80 Converse students board a bus to help harvest cotton fields during World War II. Converse changed in other ways during World War II, as well. Converse students were excited to join a volunteer military service as a defense project. Converse women gathered on the hockey field for drills conducted by one of the Camp Croft officers. Each member had room inspections every day where they made their beds and cleaned their rooms before their first class. T
hey began a Red Cross sewing room and made surgical dressings, bandages, and garments. They also constructed and ran an obstacle course as part of their physical fitness program. The obstacle course was designed by a Camp Croft officer to be similar to the course soldiers used. The volunteer students ran over logs, climbed trees, stood against posture boards, did chin-ups, and jumped rope. When President Gwathmey learned of a local labor shortage caused by the war that meant that cotton growers risked having their fields rot unpicked, he conferred with Miss Gee, and they both talked with the student body. The students rallied with their usual energy and lined up, laundry bags slung over their shoulders, to perform the challenging work of picking cotton, led by President Gwathmey. They picked 1,176 pounds cotton in one day, and returned to do it again. Because of the work of Converse students and the local community, a $5M cotton crop had been saved. The two bales picked by Converse students were auctioned off for war bonds and provided $13,000 to support the troops.
“Converse must find its path forward by turning to its values of community, progress, and excellence.”
This extraordinary history of Converse shows that Converse does not shrink in times of struggle. Converse rises to the occasion. It becomes innovative. It expands its horizons. It engages in new programming. It helps students face their unique circumstances. And, most importantly, it opens its arms to help those in need. In short, Converse lives up to its values by being progressive, by supporting and expanding its community to help those in need, and by pursuing excellence as it strives to help and educate each person to provide greater opportunities.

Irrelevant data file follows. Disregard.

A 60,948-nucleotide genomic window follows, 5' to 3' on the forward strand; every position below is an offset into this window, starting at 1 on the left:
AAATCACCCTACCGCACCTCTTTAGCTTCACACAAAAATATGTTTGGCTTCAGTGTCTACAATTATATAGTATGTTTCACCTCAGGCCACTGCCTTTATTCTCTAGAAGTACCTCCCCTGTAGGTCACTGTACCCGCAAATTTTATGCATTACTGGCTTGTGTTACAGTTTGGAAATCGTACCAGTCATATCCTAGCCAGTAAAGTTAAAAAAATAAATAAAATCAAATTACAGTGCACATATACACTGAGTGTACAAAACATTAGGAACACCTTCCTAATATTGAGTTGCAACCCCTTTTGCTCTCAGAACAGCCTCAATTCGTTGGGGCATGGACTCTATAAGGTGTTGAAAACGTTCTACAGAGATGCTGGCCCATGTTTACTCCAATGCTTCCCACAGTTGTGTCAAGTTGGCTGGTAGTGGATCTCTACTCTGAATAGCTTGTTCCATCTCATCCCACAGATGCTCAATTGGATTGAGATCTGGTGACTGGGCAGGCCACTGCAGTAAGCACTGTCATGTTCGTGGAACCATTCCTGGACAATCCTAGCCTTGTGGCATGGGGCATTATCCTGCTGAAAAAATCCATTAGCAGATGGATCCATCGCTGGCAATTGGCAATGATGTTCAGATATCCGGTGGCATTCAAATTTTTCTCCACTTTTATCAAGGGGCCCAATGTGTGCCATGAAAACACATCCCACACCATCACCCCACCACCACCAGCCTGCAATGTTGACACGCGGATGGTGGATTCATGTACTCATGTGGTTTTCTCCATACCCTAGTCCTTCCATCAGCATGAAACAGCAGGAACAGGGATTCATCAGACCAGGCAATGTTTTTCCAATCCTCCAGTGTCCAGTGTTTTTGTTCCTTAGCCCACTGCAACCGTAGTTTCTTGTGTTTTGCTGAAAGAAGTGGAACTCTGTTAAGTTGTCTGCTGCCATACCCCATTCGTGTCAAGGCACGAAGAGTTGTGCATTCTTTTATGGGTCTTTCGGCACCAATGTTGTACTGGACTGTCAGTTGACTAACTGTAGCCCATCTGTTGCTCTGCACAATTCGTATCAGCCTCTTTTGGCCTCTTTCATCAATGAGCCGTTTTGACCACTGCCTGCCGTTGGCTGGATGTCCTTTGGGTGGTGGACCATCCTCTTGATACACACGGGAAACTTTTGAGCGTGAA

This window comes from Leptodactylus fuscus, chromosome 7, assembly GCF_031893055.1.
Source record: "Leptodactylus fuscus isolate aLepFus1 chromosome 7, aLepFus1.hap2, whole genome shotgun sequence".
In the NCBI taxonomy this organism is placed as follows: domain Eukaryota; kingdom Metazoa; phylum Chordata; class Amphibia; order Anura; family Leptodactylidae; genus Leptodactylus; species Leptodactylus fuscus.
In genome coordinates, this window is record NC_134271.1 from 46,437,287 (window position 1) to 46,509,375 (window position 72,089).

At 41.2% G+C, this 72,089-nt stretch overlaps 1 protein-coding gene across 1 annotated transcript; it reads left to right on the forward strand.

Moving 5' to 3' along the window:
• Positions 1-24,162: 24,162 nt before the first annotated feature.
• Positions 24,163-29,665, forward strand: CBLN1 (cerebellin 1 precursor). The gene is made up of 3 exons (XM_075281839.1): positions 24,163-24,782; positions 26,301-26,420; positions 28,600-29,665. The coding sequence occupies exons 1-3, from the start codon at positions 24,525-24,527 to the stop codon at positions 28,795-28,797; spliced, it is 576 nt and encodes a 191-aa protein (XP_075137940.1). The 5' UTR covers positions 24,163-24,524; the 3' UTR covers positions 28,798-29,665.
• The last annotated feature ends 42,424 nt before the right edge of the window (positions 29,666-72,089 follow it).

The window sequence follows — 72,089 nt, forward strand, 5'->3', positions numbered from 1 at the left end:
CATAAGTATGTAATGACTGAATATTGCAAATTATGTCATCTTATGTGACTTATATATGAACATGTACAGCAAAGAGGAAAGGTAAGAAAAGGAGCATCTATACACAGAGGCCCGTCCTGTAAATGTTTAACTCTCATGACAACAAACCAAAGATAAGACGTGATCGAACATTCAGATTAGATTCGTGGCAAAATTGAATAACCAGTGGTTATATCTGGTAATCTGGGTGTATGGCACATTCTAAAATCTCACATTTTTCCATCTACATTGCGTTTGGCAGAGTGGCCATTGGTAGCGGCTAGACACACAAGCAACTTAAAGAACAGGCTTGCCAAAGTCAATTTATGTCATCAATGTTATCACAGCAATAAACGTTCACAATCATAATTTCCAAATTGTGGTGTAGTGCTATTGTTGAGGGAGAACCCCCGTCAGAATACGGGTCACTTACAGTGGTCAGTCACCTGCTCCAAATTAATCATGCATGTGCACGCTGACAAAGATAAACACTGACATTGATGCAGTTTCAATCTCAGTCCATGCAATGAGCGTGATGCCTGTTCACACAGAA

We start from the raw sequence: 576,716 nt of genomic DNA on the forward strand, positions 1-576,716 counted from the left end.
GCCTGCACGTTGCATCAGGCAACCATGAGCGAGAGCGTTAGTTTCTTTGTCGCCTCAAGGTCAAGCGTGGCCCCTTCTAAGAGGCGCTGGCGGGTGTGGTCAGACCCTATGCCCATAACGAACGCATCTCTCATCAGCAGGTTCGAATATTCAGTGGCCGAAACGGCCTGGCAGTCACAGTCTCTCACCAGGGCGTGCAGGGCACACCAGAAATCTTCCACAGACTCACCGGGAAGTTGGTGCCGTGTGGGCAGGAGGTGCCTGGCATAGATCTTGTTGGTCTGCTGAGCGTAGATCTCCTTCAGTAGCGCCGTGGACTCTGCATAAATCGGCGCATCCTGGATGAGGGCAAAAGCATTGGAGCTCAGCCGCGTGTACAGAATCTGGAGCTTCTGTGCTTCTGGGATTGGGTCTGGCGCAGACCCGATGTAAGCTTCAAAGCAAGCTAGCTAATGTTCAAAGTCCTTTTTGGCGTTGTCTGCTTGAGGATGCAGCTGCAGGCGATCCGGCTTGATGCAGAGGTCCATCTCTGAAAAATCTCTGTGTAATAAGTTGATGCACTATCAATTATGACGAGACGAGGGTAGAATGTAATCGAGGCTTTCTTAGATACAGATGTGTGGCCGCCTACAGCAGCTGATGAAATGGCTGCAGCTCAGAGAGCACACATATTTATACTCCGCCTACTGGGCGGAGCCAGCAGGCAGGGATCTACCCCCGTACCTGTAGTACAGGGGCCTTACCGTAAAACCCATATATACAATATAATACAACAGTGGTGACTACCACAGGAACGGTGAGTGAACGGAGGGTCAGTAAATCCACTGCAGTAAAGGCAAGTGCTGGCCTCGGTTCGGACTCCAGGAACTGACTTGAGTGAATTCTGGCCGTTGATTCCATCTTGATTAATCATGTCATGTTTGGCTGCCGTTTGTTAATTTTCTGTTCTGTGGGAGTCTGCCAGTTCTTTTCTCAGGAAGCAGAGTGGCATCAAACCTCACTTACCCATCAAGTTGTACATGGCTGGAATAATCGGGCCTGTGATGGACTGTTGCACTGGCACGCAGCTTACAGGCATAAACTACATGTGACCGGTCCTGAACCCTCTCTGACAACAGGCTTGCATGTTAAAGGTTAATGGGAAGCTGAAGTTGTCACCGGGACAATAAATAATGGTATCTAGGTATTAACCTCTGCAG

Often lost in history are the moments of despair, the exhaustion, the periods when people felt isolated and scared. I am sure that Converse students at that time felt all of those emotions, but they found ways to act and to serve others. I truly believe that service and a focus on helping alleviate the pain and struggles of others is the best cure for our own ennui and despair. I’m sure that there were times when Converse faculty, staff, and students thought helping the war effort or becoming a coeducation institution overnight was impossible. Yet, they did it.
As noted science-fiction writer Arthur C. Clarke stated, “The only way to discover the limits of the possible is to go beyond them into the impossible.” Here we are, Converse, facing another world-wide, unprecedented challenge. With each new day and news report, you can feel the fear and lack of certainty on how and when this all will end and when things will return to normal. Once again, Converse must find its path forward by turning to its values of community, progress, and excellence.
Converse’s Andrew Helmus Distinguished Professor of History and Politics, Dr. John M. Theilmann, recently wrote a thought-provoking piece about current and past pandemics. In it, he emphasizes the comfort we can take in learning from the lessons of past pandemics. While examination of the past gives us some cautionary points, and a pandemic may be challenging while we are experiencing it, we should remember that history demonstrates that society eventually recovers.
One of the important lessons we learn from pandemics is how much we rely upon others and our community. Which is why it is important to remember that while we must physically isolate for safety, we must not socially isolate. We must come together as a community, be progressive in our approach to face the impossible and make it possible, and we must pursue excellence in all that we do. We must rise above these earthly challenges to see clearly. We must review history and primary, trusted sources instead of being overwhelmed by opinions and conjecture in order to decide wisely. And, we must focus on our values to ensure that we are acting justly. That is the Converse Way.